The cost of PCI versus drug treatment must be considered "by society as a whole," he said. "But when a doctor talks to a patient, the doctor is an advocate for that patient."
An individual's health insurance status can matter, Weintraub acknowledged. "Paying the cost out of pocket gives one a different point of view," he said.
The attitude of medical insurance providers does matter, said Dr. Eric D. Peterson, a professor of medicine at the Duke Clinical Research Institute. Insurance companies now are quite willing to pay for PCI, and "until that category is changed, the effect of this study will be modest," he said.
The COURAGE results show that PCI should not be the treatment of choice for people with stable heart disease, Peterson said.
"We have justified angioplasty for years by saying it is of great benefit to patients," he said. "This study shows no survival benefit and shows that the benefit in regard to symptom relief is temporary. Medical therapy should be considered for all patients with stable angina, unless they have severe pain when diagnosed."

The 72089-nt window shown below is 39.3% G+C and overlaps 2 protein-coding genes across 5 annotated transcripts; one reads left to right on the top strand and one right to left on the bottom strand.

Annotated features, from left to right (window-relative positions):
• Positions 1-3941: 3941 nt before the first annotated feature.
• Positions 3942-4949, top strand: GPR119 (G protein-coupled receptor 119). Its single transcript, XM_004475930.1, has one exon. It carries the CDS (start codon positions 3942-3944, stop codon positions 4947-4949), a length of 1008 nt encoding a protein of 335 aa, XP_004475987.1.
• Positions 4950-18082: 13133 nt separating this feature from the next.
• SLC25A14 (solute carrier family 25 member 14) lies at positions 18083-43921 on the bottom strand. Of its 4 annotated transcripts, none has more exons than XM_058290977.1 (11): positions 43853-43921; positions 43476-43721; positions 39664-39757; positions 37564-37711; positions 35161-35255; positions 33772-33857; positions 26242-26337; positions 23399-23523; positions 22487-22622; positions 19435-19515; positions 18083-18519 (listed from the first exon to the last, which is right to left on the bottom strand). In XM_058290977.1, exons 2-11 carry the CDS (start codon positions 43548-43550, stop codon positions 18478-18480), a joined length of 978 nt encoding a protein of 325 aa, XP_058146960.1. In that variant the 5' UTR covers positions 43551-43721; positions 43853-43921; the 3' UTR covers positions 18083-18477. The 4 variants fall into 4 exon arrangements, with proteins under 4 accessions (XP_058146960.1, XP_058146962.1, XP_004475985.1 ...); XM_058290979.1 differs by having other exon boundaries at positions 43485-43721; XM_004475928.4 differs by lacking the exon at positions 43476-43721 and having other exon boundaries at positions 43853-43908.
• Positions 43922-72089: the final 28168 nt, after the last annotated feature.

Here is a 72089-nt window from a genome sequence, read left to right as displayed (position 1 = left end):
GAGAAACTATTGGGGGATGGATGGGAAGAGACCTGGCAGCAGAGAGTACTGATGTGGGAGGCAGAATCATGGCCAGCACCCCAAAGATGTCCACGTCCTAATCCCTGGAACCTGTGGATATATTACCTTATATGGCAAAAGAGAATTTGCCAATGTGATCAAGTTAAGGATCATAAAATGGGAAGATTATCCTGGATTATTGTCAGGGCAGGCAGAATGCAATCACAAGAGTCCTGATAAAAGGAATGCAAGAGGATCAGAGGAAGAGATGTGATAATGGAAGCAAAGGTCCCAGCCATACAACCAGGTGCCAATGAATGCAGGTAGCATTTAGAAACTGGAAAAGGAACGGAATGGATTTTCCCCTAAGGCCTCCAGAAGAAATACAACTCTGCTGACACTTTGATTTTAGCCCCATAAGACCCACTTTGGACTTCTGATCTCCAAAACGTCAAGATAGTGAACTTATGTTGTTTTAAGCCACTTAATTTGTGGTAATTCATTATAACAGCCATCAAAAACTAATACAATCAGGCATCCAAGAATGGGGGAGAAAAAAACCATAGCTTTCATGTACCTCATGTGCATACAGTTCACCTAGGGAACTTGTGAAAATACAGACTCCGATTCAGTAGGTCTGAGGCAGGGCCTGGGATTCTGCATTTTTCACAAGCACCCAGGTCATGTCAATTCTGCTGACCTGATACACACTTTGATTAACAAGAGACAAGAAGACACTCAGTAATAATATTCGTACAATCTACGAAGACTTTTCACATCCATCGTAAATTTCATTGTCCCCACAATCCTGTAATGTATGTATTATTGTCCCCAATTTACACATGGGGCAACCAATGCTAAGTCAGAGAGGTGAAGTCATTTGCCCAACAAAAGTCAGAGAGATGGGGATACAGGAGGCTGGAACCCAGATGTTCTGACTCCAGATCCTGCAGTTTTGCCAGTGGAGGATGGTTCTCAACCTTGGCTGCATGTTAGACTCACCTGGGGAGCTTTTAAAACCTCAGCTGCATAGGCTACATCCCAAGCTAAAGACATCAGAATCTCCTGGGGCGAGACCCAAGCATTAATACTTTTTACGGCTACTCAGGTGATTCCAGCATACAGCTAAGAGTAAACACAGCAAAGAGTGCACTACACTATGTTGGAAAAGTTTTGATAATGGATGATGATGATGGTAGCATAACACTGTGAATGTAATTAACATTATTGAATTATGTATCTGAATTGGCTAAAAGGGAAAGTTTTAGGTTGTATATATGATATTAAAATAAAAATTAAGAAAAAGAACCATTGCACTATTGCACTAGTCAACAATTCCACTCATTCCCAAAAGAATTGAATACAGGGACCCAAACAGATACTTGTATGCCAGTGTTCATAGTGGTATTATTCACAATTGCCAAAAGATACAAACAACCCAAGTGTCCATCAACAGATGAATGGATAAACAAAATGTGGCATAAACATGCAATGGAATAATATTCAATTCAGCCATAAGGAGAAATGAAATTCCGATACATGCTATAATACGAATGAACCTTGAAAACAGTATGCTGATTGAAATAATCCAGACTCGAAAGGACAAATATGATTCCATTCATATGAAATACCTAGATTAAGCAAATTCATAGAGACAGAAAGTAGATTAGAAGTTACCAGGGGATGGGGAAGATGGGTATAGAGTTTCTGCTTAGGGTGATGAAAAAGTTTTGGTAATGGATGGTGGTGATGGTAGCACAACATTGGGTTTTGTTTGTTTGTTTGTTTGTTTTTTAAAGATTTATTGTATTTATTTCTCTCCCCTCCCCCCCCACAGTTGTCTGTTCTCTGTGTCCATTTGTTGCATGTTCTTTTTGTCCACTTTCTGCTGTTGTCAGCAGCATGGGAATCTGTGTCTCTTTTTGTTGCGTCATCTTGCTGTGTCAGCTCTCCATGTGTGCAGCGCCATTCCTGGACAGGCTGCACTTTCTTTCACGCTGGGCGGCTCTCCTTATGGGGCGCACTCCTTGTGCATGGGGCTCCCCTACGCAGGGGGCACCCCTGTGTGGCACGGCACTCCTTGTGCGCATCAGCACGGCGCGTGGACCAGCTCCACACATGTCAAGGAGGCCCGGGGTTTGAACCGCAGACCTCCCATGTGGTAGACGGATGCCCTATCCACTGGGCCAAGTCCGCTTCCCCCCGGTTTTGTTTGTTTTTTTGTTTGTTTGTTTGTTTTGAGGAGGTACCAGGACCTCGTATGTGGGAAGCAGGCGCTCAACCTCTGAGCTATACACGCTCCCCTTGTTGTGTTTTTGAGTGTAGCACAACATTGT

The fact that 21 percent of those in the COURAGE trial who started on drug treatment eventually had PCI shows that a decision on surgery can safely be delayed, he said.
The hazards as well as the benefits of PCI should be considered when a decision is made, Peterson said. Of 1,000 persons undergoing PCI, two will die, 28 will have heart attacks related to the procedure, 60 to 90 will have improved symptom relief, and 800 will have no noticeable benefit above that given by drug treatment, his editorial said.
Another paper in the same issue of the journal repor
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